Six-Month Programme 2022/2023LEARN MORE

Specialist Clinics

The Commercial and Financial Services Law Clinic

The Commercial and Financial Services Clinic introduces student participants to various aspects of commercial practice including commercial and non-profit company incorporation, contract drafting, arbitration and negotiation, community economic development, intellectual property and other transactional legal services.
Legal services offered through the Clinic provide students with hands-on experience and prepares them for the transition into the complex and diverse practice of commercial and financial services law. Students also have opportunities to partner with industry stakeholders, including financial service providers and regulators to acquire a deeper understanding of how those providers and regulators function and the role they play in the industry.

One of the highlights of the Clinic is a Trust Law Moot which is presented in partnership with STEP (Society of Trust and Estate Practitioners) Bahamas. Students are assigned to competing for law firms to work alongside the firms’ attorneys in researching, drafting and litigating, before a bench comprising judges and leading lawyers in the trust field, a trust law problem.

When the Clinic concludes, the students are expected to have attained a holistic experience designed to assist with their formation into competent attorneys.

Criminal Law Clinic

The Criminal Law Clinic provides students opportunities to gain more in-depth knowledge of the theory and practice of advocacy in the criminal justice system.

Participating students will review the legislative framework underpinning criminal practice and procedure fully in the context of its application in the day-to-day running of the criminal justice system; and will critically examine the rights of the arrestee from arrest and remand, through arraignment, trial and appeal.

Students will also explore the impact of technology on the detection of crime and the nature of evidence available in criminal matters and how the use of technology can improve access to the criminal justice system.

During the year, students will work on criminal matters in the Legal Aid Clinic under the supervision of legal counsel and will visit key legal institutions concerned with the administration of the criminal justice system to gain practical insights into the role of the advocate in each arena.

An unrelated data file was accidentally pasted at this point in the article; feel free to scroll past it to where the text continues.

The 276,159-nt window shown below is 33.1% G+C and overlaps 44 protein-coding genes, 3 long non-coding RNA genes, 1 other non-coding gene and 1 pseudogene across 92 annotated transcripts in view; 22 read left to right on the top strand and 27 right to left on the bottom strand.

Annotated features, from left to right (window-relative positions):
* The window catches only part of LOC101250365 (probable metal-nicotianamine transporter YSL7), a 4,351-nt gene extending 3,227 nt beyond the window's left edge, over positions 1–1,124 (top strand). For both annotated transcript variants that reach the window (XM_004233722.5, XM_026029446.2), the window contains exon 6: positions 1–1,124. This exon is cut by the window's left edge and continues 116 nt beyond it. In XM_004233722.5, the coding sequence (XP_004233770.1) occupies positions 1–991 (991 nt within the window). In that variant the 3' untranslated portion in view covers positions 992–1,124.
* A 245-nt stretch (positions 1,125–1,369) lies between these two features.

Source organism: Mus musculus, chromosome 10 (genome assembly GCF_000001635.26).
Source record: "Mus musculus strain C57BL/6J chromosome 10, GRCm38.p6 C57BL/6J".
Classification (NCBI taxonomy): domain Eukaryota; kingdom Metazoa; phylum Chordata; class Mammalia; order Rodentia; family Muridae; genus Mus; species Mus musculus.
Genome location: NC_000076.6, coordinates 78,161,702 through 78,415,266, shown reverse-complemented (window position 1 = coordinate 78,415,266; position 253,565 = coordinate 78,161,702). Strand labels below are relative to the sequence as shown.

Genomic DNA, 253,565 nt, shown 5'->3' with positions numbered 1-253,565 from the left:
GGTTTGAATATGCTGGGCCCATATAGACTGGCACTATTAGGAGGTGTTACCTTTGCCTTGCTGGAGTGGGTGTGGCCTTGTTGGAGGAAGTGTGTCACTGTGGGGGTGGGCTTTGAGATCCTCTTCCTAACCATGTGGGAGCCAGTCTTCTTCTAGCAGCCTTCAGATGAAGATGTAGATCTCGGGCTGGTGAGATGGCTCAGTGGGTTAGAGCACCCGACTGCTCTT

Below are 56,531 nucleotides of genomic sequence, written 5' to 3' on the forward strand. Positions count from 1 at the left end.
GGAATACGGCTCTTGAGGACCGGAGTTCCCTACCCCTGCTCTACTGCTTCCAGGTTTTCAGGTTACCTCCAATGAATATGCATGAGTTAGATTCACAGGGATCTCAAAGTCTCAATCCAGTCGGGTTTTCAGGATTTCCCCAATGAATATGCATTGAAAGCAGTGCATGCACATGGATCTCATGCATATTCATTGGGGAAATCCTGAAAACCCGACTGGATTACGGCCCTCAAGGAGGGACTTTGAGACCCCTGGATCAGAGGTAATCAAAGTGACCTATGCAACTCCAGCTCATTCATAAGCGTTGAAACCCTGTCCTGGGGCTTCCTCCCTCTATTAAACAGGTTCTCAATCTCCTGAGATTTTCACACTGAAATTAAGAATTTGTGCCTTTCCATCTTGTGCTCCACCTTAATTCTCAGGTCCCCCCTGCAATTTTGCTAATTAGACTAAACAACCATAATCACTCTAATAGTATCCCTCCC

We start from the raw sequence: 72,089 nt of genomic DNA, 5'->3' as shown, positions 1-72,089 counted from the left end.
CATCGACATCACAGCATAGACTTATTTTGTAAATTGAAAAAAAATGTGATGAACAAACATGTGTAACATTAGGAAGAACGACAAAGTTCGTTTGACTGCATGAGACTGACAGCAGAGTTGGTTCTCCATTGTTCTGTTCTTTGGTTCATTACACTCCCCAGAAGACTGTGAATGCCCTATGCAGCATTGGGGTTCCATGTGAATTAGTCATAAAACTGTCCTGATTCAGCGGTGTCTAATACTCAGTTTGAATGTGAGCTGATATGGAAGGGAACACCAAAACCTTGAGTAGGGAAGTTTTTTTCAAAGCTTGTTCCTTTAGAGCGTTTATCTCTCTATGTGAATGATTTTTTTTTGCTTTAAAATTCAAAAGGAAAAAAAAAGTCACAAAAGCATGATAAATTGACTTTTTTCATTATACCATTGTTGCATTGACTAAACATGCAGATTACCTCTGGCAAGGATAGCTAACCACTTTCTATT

Recognizing the need for greater public awareness of individual fundamental rights and the workings of the criminal justice system, the Clinic will conceptualize and execute community outreach projects to educate young people about their rights and responsibilities during selected police interactions and the basic workings of the criminal court.

Environmental Law Clinic

The Bahamas is known for its pristine beaches, clear blue waters and flora and fauna. Comprised of over 700 low-lying islands and cays and spanning over 100,000 square miles of ocean, this archipelagic nation is also known for its vulnerability to climate change and other external factors which threaten its ecosystems, its economic livelihood and, indeed, the very existence of its people.

The main objective of the Environmental Law Clinic (ELC) is therefore to protect, preserve and conserve the vulnerable natural resources and environment of The Bahamas. The ELC seeks to attain this objective by reviewing existing laws and policies, proposing amendments to existing laws and policies, contributing to the development of new environmental laws and policies, and raising public awareness of the value of our natural resources and the environment.
Following its inception in 2014, the ELC was engaged by The Bahamas Reef Environment Educational Foundation to provide recommendations and policy advice on drafting legislation to protect coral reefs. The ELC is presently assisting The Bahamas National Trust with drafting by-laws for the national parks to legislate the behaviour and activities which are permitted or prohibited within the parks.

Students in the ELC have a special opportunity to further develop their legal research and writing skills by working on the annual Country Report which is published in the prestigious ejournal of the International Union for Conservation of Nature and Natural Resources. The Report comments on interesting environmental developments within The Bahamas.

Public awareness of environmental issues is promoted through publications in the local newspaper, participation in workshops, and presentations to various groups in the local community.

Through engagement with the various projects of the ELC, students are exposed to a wide range of environmental concerns that include pollution control, illegal and unregulated fishing, climate change, planning development, natural resource conservation and management and constitutional and public law protections.

Human Rights Law Clinic

The Human Rights Specialist Clinic aims to provide students with hands-on experience working on common human rights issues and projects. The training which the Clinic sets out to impart is grounded in real-world advocacy. Students work in partnership with each other and with the community, in order to engage in human rights activism.

The focus of the Clinic is not only on fundamental international human rights and constitutional rights, but also on other rights that arise within the wider socio-legal sphere, such as access to housing and clean water. The Clinic aims also to inform and bring about some degree of positive change or awareness in relation to selected human and social rights issues. In order to achieve the goals of the Clinic, students engage in legal research and writing, as well as public education and public speaking, all of which form the basis for the assessment of their performance in the Clinic.